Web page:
The case involved now defunct sports supplement manufacturer USP Labs. The company sold a product called OxyElite Pro that contained an illegal ingredient called aegeline. The ingredient was linked to 29 cases of acute non-viral hepatitis in Hawaii in 2013. There were a reported 11 hospitalizations, two cases that required liver transplants and one death associated with the sale of the product.
Final tally of injuries topped 50, NIH says
According to the LiverTox database maintained by the National Institutes of Health, OxyElite Pro has been associated with more than 50 cases of liver damage.
“Aegeline is a derivative of the fruit and other components of the bael tree and is a commonly used herbal agent in Southeast Asia, employed in Ayurvedic medicine for digestive complains. The ingredient responsible for liver injury is unknown and cases of acute liver injury have not been previously reported with aegeline use. The aegeline used in OxyELITE Pro implicated in liver injury, however, was a synthetic product produced in China and may have included contaminants, synthetic precursors or metabolic derivatives or racemic forms of the chemical that are toxic or immunogenic,” the LiverTox entry states.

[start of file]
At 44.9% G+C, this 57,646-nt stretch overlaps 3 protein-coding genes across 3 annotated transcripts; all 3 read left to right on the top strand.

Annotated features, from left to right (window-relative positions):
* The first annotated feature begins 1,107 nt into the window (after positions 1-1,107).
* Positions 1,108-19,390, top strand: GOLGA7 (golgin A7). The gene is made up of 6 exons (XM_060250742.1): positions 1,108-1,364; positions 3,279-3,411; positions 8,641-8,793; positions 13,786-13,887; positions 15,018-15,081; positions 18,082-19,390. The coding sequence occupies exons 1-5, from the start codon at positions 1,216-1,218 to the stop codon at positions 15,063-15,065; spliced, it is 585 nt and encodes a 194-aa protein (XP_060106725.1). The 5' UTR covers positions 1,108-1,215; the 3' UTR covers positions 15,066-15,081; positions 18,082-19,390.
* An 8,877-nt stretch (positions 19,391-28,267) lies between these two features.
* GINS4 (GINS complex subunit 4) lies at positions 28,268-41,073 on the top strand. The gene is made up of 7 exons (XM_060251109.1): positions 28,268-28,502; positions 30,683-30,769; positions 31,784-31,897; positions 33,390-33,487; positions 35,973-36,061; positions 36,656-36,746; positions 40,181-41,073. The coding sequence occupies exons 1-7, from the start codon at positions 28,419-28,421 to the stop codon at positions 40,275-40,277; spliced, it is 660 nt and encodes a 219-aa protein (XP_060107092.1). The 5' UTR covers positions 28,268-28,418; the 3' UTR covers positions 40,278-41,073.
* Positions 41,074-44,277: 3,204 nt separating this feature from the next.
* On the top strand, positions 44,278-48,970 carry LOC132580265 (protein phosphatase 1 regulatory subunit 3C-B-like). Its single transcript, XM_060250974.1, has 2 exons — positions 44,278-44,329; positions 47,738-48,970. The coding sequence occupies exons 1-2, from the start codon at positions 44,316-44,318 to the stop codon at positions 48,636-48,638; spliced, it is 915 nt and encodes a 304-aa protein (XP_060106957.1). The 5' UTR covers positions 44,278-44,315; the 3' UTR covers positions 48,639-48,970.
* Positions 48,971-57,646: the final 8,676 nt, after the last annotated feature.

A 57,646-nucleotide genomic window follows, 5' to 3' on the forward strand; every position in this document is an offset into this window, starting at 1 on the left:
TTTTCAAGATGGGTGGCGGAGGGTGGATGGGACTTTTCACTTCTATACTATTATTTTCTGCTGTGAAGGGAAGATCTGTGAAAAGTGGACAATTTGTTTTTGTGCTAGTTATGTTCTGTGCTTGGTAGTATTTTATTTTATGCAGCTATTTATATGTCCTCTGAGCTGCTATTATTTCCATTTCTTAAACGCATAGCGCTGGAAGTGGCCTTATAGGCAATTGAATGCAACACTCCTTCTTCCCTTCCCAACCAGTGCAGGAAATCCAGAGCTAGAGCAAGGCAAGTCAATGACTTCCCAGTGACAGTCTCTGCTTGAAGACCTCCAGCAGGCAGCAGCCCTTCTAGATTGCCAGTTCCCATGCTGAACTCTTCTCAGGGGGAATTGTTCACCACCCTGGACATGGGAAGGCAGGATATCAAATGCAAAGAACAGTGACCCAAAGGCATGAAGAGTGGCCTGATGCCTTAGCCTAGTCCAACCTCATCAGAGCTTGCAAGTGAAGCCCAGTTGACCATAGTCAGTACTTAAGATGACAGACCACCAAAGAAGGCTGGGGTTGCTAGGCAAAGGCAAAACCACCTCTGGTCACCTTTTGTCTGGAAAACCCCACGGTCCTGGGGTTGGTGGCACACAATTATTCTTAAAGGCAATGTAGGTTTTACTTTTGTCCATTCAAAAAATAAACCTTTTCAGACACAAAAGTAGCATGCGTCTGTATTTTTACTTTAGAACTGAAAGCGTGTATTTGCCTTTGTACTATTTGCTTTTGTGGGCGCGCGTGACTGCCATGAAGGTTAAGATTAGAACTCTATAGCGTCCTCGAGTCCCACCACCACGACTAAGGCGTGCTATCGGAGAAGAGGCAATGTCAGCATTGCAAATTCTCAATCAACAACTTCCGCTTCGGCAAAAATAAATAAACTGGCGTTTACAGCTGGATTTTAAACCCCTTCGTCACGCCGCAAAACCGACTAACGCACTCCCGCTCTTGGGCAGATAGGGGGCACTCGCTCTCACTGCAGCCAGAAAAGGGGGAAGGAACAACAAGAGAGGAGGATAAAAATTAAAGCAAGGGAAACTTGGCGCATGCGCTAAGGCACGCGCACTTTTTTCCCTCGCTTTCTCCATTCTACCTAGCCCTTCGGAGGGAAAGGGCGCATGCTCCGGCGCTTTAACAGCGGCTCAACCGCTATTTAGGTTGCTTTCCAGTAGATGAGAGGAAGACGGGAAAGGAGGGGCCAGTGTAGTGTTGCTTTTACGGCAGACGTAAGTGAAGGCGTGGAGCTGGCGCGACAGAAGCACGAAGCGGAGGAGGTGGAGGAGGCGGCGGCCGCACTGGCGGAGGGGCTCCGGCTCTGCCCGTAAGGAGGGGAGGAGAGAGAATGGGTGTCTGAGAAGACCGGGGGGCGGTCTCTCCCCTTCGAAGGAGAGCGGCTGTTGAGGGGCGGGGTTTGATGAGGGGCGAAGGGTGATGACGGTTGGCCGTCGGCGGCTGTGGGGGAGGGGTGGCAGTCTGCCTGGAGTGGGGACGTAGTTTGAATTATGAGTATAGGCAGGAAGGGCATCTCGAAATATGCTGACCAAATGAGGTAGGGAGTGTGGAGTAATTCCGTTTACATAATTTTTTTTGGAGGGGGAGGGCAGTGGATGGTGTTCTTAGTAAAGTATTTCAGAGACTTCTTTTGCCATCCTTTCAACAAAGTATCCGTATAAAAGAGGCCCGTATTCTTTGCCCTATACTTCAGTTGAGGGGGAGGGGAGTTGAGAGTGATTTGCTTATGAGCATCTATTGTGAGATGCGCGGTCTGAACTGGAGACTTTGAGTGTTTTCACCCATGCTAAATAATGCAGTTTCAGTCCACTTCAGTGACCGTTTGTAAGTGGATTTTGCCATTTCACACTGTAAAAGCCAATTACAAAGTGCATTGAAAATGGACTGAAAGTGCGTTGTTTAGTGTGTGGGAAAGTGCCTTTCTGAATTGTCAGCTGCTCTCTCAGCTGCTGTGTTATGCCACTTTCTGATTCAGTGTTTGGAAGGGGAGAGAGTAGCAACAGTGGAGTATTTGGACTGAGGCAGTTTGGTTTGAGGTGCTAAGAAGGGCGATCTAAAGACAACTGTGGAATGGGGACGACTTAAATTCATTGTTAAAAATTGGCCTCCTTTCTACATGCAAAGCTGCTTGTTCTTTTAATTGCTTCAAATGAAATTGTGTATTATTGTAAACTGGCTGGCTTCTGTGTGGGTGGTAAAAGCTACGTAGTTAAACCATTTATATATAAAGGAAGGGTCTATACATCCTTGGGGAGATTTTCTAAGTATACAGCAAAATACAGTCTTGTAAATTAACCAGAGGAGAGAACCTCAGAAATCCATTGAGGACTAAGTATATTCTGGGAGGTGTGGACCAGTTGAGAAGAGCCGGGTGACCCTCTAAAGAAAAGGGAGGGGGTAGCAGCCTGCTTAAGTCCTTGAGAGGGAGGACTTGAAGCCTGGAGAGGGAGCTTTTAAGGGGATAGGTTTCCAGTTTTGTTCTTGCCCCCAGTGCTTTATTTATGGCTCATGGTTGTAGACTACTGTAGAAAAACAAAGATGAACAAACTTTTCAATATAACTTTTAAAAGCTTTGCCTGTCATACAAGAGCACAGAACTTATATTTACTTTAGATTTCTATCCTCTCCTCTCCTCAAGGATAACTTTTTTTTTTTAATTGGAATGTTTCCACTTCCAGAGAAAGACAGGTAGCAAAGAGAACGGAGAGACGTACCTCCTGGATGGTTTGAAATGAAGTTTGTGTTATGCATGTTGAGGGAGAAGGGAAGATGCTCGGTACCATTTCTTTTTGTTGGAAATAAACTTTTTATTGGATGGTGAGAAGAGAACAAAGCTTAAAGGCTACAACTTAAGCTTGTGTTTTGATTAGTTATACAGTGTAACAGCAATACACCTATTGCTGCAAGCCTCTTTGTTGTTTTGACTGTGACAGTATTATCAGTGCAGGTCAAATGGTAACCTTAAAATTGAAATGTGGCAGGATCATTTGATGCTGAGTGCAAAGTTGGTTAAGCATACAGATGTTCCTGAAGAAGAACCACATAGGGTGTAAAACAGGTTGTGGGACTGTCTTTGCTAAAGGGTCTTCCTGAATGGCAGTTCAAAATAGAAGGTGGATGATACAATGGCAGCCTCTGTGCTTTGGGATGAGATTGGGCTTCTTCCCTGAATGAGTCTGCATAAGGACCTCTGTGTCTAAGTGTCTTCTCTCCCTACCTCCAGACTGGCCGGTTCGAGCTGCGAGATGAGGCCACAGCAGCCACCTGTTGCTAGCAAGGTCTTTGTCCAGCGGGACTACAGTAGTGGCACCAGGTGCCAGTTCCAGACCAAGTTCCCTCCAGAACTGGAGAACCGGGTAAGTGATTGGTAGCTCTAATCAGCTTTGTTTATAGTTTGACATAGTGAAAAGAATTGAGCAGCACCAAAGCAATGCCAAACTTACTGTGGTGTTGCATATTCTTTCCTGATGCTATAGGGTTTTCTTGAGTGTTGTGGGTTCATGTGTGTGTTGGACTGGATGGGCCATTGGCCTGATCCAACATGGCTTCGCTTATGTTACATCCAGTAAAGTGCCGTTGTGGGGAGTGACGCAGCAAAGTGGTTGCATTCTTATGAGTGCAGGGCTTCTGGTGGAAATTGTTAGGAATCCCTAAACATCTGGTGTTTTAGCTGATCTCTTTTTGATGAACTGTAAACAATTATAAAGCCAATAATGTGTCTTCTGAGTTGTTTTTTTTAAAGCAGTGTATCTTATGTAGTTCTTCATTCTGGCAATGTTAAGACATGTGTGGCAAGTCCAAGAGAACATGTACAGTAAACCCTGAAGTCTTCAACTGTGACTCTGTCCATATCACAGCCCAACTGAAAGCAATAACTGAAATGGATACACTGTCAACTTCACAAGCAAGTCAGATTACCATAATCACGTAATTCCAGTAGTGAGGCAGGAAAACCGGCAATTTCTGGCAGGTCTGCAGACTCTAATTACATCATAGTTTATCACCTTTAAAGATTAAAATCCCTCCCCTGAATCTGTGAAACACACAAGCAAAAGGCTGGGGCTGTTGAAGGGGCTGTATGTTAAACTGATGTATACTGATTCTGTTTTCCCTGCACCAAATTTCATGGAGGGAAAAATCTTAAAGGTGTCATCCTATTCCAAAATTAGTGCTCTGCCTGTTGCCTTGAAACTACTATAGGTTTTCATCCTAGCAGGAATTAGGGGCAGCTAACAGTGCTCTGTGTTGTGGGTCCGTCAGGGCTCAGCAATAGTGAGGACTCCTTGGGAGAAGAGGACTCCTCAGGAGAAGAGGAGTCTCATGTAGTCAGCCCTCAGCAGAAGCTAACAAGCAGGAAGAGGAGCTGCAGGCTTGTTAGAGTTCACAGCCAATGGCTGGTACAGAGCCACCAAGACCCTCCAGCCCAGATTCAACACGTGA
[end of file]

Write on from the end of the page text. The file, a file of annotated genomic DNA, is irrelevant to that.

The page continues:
Citing a legal resource called Westlaw Next Practitioner Insights, Reuters reported that federal prosecutors on Wednesday secured a guilty plea from the final defendant in the long-running case.
Matthew Hebert, one of the company’s owners who was also responsible for product packaging design at USPlabs, pleaded guilty in federal court in Dallas to a charge related to his role in shipping a supplement whose label falsely described a key ingredient.
Final disposition welcomed
Natural Products Association chief Dan Fabricant, PhD, was head of the Division (now Office) of Dietary Supplement Programs at FDA at the time of the Hawaii outbreak.
“It was my case when I was at FDA. It took a while but I’m happy with the final disposition,” Fabricant told NutraIngredients-USA.
“Anyone who says the laws aren’t there or that they don’t work, they just need to look at this. FDA used a lot of authorities in this case,” he said.